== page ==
Methods Digest, Vol 33, Issue 26

Virash Gupta via methods%40net.bio.net (by virashkgupta from gmail.com)
Tue Feb 26 04:38:12 EST 2008


Besides all above since you are getting right amplification but weak, try
decreasing dNTP concentration to one half and one fourth the one you have
been using. I have experienced strong inhibitions in specific PCr
ampifications only due to use of higher dNTP concentrations only.

On 2/25/08, methods-request from oat.bio.indiana.edu <
methods-request from oat.bio.indiana.edu> wrote:
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> Today's Topics:
>
>   1. Re: pcr prob (ChenHA)
>   2. Re: pcr prob (chovek69)
>   3. Re: pcr prob (Aawara Chowdhury)
>   4. Re: pcr prob (ChenHA)
>
>
> ----------------------------------------------------------------------
>
> Message: 1
> Date: Sun, 24 Feb 2008 13:40:53 +0000
> From: ChenHA <hzhen from freeuk.com>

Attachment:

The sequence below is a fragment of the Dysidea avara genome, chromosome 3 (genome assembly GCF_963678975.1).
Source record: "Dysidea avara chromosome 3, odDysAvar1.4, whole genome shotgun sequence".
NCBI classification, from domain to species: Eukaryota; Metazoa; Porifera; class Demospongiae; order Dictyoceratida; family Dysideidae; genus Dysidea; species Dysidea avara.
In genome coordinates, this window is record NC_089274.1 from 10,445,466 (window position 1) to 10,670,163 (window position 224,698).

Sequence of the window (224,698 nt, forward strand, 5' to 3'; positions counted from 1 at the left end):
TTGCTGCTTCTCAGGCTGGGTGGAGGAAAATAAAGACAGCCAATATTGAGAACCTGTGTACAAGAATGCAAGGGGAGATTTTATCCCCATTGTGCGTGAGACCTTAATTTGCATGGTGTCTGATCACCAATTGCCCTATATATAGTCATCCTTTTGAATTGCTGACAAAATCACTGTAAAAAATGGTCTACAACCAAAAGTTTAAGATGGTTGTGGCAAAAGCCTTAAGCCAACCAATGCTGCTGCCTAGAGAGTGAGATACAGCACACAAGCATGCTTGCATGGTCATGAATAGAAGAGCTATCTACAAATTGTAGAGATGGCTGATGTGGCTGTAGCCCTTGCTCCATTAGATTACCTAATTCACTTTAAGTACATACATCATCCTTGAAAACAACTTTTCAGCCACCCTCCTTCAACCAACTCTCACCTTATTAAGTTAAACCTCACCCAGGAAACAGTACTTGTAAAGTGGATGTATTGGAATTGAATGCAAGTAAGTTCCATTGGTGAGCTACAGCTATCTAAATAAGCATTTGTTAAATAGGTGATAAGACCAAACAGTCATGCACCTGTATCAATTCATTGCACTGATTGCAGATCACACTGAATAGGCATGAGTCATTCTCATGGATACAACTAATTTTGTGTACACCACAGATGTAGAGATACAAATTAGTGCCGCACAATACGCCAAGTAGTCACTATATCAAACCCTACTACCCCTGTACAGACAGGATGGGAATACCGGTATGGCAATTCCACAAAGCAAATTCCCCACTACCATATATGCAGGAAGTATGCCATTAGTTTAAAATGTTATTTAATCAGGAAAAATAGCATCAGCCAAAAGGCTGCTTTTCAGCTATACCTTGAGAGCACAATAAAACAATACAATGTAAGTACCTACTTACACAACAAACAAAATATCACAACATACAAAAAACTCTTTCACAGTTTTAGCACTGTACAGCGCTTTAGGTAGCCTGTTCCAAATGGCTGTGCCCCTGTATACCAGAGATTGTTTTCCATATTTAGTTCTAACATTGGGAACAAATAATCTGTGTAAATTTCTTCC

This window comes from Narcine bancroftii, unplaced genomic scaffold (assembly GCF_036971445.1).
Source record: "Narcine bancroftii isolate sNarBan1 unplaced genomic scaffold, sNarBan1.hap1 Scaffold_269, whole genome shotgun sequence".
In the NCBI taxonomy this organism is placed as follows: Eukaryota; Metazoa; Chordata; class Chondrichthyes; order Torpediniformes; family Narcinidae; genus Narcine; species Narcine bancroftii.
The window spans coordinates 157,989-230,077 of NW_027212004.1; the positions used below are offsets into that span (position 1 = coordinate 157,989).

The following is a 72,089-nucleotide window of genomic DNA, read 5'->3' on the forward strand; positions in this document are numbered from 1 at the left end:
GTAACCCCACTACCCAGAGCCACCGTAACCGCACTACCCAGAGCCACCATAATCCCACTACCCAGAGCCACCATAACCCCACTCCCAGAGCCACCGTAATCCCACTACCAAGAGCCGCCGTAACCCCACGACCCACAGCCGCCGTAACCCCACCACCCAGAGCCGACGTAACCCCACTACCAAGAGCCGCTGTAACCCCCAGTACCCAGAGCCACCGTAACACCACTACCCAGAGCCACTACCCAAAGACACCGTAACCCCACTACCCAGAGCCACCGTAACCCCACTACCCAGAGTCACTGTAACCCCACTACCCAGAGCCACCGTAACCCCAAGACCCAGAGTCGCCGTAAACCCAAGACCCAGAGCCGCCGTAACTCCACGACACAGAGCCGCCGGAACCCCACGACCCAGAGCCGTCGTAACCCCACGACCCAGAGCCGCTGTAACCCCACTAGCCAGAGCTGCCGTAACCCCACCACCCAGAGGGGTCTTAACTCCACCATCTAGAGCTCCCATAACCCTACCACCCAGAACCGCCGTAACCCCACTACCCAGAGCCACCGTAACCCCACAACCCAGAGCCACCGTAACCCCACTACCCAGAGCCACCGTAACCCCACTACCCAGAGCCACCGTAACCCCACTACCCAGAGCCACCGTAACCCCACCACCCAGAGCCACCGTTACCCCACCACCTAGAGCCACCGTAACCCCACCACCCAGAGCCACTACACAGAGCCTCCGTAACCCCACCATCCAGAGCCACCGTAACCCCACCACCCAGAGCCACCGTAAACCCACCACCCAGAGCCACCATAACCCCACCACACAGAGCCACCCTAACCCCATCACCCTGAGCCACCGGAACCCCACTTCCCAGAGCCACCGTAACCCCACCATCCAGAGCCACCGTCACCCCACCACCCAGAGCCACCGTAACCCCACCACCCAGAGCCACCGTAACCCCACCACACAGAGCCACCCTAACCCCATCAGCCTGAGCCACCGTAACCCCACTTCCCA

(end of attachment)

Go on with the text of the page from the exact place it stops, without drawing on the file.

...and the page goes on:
> Subject: Re: pcr prob
> To: methods from net.bio.net
> Message-ID: <1203860754.14229.0 from proxy00.news.clara.net>
> Content-Type: text/plain; charset=ISO-8859-1; format=flowed
>
> harold b wrote:
> > Hi, my negative control (no template with both primers and mastermix)
> > consistently shows a stronger single band whereas my amplicons show a
> > leading similar but weaker band followed by a fading smear reminiscent
> > of non-amplified DNA. In each case the product with DNA is less
> > intense. Can someone make sense of this?
>
> The strong band is most likely just your primers.  Easy to check by
> running the same amount of primers used on the gel.  The weaker band is
> most likely the desired PCR product, check the size of the band (run
> marker), the smear may be non-specific amplification products.  If the
> weaker band is the right size, then you got what you wanted, you can
> just cut it out if you want to use it for cloning if that is what you
> want to do.
>
> If you want to use the PCR  for pretty picture, then think about
> increasing the number of cycles, changing (most probably by increasing)
> the annealing temperature, changing the Mg++ concentration, lowering the
> amount of primers, etc.   Don't bother with redesigning the primer